Mental Health Medication: My Journey

Medication? To feel or not to feel? That is the question…

I’m not into William Shakespeare’s work, or his play Hamlet but I always keep the quote “To Be or Not To Be” at my disposal. Plus, it rolls of my tongue. I’m more of a Grease movie or the Dirty Dancing type.

But to give some context to the play, Hamlet is about Prince Hamlet’s mission to avenge his father, the King of Denmark’s, death. The ghost of Hamlet’s dad tells him that his uncle murdered his dad in order to take his throne.

The meaning behind the quote ‘To be or not to be’ is often interpreted as the main character Hamlet trying to decide if living or dying is best. He compares death to having a little sleep and a relief and an escape life medium. On the other hand, he questions what death will be like. It’s the end of the road as we know it but it’s also the unknown. After all no one has ever come back to tell you what it’s like and what happens there.

As someone who lives with Borderline Personality Disorder, also known as BPD, this internal dialogue resonates with me oh too well. I live my life in a very black or white sense of mind. For example, I’m either super grateful that I’ve woken up in the morning, or I’m in tears that I’ve woken up to my life. I either feel superwoman invincible and am full of ambition and motivation or I’m home bound feeling useless and totally incompetent. Bouncing between the two is really quite draining.

Perscription Medication

Being diagnosed as a teenager with BPD I quickly found myself prescribed Quetiapine. I was never informed of the side effects or talked to about alternative treatment options. In the hood dictionary If the alcoholic drink Hennessy is known as the “Devil’s Juice” then I’m sure the definition of Quetiapine would be the “Devil’s pill”.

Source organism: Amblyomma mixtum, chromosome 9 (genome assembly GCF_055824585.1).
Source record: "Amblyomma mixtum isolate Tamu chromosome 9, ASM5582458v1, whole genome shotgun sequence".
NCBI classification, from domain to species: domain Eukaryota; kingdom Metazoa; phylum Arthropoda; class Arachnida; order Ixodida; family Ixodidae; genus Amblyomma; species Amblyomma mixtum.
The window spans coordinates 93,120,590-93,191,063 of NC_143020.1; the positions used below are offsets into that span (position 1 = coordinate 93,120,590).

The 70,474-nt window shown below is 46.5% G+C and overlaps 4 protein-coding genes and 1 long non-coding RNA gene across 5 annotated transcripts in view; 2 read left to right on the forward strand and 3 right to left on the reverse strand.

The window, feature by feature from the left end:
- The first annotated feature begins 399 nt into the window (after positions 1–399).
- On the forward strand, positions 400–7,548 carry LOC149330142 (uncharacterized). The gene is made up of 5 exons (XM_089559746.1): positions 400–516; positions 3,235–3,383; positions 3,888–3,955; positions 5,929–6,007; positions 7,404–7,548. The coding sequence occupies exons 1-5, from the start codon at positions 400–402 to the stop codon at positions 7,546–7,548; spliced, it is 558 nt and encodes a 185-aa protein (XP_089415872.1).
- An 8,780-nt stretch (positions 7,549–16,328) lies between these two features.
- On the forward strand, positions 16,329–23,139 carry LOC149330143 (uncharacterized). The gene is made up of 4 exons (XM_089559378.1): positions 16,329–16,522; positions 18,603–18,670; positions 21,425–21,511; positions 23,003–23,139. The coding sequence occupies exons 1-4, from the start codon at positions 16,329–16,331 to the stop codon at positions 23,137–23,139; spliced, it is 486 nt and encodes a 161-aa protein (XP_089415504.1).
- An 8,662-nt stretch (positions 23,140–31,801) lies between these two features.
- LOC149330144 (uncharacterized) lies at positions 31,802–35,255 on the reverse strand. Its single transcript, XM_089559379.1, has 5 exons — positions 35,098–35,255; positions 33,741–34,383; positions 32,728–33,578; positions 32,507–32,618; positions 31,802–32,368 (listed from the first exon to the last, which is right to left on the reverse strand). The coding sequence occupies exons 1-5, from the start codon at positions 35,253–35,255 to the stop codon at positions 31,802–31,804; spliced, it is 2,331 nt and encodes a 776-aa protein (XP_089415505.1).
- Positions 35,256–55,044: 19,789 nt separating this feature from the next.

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Granted the medication kept me living, but I wasn’t alive. I think being alive and living are often banded as being the same thing. They aren’t. Living for me is robotically dragging your feet through life, without any colour or inspiration. Being alive is wanting to live, and making efforts to not just survive but thrive in life.

Being on Quetiapine for over 7 years, I was mentally out of it most days and could easily and as a norm would be physically knocked out sleeping for 15 hours straight after taking my nightly pill. I floated through my teen years and early twenties like a zombie. The breaking point came was when I was on holiday talking to friends and I couldn’t even find the answer to things like “What is your favourite colour?” or “What’s your favourite meal?”

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Tapering Medication

Re working my medication doses so I could taper down my medication was a battle with my mental health team who were against the idea. In my quarterly psychiatric reviews, the narrative stayed the same, they didn’t feel the need to change my medication, even though I was unhappy with it and the side effects were significantly upsetting me. Point blank.. period I didn’t want to stay on it.

Eventually it was agreed that I could cut down my medication dosage in small portions. I went down in small denominations but it immediately made my mind feel less foggy. After numerous consultations and the realization that my mental health team had no intention of creating a plan that let me go off my medication I asked myself To Feel Or Not To Feel. I answered it by my actions.

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No more medication